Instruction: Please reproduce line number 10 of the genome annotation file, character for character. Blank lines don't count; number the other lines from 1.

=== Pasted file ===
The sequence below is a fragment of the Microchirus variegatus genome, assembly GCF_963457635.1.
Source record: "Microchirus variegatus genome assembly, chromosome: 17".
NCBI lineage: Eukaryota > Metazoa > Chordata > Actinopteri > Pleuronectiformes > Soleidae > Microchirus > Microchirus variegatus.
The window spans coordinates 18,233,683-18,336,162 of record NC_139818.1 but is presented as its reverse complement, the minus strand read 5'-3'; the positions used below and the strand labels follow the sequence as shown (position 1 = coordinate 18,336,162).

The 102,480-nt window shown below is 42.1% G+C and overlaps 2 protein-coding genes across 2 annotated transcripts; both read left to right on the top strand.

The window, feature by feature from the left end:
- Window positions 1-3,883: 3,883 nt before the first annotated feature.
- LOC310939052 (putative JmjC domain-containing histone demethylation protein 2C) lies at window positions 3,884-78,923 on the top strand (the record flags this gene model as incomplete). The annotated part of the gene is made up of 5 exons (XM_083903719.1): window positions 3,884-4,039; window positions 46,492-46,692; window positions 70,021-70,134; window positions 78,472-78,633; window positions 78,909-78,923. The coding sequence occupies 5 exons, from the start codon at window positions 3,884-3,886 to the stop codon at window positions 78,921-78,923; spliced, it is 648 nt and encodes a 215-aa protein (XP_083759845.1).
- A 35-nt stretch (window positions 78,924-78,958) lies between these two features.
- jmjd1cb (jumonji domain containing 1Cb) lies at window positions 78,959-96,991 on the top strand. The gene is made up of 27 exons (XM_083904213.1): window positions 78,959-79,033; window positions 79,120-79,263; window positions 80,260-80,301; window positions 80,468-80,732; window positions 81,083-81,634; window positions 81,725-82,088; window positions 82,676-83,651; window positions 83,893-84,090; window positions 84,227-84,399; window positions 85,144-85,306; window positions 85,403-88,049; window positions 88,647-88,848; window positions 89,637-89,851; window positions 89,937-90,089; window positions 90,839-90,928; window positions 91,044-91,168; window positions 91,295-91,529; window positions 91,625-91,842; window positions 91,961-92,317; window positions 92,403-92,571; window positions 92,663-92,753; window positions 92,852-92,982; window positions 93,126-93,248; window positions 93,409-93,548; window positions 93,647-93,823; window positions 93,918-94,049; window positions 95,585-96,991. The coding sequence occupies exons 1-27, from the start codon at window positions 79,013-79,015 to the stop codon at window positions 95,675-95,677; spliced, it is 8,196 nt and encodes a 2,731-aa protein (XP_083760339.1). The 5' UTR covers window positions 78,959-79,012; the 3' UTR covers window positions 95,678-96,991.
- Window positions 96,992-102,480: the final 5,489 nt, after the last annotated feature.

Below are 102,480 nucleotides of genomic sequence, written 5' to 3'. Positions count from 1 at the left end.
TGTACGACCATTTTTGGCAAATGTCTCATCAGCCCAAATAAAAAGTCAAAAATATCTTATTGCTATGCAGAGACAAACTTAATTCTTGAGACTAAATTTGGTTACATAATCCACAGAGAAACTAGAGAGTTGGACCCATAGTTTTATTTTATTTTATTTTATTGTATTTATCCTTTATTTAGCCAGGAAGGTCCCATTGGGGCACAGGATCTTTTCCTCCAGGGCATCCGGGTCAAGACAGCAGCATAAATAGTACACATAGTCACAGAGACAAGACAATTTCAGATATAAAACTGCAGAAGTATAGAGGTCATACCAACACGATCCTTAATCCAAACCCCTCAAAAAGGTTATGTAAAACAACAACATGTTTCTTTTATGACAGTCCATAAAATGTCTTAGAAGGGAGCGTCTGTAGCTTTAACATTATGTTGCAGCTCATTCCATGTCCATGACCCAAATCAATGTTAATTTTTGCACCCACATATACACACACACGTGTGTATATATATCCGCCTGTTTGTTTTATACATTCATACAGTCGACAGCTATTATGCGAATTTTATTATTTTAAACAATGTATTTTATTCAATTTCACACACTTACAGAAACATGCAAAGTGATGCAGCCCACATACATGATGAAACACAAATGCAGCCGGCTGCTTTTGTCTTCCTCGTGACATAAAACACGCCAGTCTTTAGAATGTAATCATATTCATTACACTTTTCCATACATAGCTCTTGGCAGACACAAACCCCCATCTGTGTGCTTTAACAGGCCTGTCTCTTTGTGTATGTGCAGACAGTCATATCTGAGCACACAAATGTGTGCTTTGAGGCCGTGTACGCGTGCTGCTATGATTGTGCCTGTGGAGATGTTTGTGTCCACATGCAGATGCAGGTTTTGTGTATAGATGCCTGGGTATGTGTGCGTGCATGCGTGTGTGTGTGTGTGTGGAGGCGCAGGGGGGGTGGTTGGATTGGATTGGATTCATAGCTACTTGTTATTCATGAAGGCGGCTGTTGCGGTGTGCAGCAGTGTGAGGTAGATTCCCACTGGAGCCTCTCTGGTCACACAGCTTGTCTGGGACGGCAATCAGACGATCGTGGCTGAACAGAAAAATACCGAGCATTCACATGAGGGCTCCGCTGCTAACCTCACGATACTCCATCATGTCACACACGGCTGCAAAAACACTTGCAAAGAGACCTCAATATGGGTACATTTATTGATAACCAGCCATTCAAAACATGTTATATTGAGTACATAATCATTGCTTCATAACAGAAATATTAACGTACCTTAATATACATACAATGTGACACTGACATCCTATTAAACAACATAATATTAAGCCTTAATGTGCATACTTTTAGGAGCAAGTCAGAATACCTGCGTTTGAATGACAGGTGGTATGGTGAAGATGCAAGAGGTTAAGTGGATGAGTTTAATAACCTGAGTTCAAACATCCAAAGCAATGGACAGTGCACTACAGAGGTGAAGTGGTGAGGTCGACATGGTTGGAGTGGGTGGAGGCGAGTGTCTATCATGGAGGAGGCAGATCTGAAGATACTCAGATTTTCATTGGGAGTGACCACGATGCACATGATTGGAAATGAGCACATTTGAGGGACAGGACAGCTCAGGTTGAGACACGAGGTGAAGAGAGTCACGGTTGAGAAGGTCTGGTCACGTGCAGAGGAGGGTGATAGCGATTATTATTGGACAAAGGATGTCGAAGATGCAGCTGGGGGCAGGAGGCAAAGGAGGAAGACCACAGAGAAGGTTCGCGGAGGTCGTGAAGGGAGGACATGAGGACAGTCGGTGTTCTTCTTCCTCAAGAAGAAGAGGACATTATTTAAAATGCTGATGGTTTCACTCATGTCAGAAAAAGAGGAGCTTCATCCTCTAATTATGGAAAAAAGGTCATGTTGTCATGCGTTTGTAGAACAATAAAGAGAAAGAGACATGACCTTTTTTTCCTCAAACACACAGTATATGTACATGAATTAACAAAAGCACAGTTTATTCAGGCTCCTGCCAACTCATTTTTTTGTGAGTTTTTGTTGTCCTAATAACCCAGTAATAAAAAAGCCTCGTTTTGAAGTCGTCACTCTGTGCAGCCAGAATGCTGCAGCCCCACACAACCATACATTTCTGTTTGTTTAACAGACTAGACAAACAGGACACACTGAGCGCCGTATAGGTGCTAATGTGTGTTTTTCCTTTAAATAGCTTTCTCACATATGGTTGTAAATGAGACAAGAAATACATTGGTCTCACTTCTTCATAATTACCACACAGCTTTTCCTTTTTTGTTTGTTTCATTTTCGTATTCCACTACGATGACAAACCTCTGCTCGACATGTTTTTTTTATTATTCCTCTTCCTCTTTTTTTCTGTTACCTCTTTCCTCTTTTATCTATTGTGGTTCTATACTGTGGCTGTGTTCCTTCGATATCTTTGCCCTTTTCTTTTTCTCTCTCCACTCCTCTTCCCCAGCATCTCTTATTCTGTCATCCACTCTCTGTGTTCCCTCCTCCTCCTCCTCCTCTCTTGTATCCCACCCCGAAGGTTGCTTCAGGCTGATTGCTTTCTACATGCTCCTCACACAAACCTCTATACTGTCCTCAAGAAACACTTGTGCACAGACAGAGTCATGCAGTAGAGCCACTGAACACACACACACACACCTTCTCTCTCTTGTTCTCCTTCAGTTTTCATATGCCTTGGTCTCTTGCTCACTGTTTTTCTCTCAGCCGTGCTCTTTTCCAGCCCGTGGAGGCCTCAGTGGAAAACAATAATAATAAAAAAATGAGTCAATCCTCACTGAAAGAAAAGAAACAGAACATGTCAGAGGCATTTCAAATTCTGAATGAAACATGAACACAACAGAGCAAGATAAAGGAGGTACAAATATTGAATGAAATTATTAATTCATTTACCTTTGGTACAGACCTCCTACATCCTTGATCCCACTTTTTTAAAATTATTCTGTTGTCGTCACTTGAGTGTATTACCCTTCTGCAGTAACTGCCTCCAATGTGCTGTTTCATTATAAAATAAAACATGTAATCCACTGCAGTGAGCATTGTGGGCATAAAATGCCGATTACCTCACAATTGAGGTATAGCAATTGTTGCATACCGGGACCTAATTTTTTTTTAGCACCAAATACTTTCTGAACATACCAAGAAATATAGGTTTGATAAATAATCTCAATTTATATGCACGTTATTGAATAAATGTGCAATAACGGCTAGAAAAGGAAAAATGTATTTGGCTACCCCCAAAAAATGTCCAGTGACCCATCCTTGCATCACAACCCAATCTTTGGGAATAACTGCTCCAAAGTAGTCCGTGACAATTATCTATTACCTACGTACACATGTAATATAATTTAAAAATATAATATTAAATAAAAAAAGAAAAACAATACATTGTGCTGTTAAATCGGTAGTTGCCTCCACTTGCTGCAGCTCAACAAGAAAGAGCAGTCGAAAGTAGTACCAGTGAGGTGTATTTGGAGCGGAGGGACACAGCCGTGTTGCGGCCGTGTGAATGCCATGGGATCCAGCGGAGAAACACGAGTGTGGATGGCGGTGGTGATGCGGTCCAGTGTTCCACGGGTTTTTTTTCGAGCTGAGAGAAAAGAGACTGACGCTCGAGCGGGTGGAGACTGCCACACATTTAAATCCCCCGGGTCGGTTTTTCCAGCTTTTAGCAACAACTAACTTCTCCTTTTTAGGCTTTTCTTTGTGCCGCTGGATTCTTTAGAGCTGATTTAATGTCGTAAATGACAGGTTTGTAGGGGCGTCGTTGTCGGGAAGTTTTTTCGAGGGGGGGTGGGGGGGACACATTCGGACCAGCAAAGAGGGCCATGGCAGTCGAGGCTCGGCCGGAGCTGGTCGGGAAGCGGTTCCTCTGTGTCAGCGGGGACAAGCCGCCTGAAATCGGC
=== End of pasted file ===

- jmjd1cb (jumonji domain containing 1Cb) lies at window positions 78,959-96,991 on the top strand. The gene is made up of 27 exons (XM_083904213.1): window positions 78,959-79,033; window positions 79,120-79,263; window positions 80,260-80,301; window positions 80,468-80,732; window positions 81,083-81,634; window positions 81,725-82,088; window positions 82,676-83,651; window positions 83,893-84,090; window positions 84,227-84,399; window positions 85,144-85,306; window positions 85,403-88,049; window positions 88,647-88,848; window positions 89,637-89,851; window positions 89,937-90,089; window positions 90,839-90,928; window positions 91,044-91,168; window positions 91,295-91,529; window positions 91,625-91,842; window positions 91,961-92,317; window positions 92,403-92,571; window positions 92,663-92,753; window positions 92,852-92,982; window positions 93,126-93,248; window positions 93,409-93,548; window positions 93,647-93,823; window positions 93,918-94,049; window positions 95,585-96,991. The coding sequence occupies exons 1-27, from the start codon at window positions 79,013-79,015 to the stop codon at window positions 95,675-95,677; spliced, it is 8,196 nt and encodes a 2,731-aa protein (XP_083760339.1). The 5' UTR covers window positions 78,959-79,012; the 3' UTR covers window positions 95,678-96,991.